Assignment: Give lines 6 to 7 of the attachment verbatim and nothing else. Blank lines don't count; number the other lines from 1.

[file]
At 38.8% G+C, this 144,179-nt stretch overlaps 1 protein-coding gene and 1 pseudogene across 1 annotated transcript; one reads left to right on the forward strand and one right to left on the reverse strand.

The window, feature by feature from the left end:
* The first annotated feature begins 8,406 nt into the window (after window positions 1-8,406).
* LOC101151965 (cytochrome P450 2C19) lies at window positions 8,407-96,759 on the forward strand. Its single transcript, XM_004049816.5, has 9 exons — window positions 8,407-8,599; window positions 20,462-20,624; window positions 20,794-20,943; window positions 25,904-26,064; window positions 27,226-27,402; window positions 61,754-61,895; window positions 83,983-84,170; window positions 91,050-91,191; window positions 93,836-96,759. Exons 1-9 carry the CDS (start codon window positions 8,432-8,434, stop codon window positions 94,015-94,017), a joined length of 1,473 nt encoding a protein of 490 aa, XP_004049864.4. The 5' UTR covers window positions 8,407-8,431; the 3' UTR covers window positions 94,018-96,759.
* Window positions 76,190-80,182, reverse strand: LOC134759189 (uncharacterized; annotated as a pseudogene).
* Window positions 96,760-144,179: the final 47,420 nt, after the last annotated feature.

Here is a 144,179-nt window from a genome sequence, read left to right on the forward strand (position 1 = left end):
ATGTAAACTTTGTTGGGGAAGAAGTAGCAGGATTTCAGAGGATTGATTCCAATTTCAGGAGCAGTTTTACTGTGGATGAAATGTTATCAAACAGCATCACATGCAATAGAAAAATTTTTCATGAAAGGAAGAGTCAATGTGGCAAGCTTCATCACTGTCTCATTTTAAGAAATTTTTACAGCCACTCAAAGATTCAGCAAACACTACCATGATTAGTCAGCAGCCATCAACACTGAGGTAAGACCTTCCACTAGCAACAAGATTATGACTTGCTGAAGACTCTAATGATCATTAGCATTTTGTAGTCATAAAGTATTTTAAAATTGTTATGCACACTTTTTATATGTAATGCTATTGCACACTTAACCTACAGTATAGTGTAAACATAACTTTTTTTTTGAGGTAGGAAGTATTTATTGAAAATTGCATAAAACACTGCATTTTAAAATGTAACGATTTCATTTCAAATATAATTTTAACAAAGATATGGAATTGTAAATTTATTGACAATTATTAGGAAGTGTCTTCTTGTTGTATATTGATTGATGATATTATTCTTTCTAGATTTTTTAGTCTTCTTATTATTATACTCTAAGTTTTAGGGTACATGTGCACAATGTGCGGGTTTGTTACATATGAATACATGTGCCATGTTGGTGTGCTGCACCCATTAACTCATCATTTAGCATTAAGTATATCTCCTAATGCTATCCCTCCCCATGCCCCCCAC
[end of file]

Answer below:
* Window positions 96,760-144,179: the final 47,420 nt, after the last annotated feature.

Here is a 144,179-nt window from a genome sequence, read left to right on the forward strand (position 1 = left end):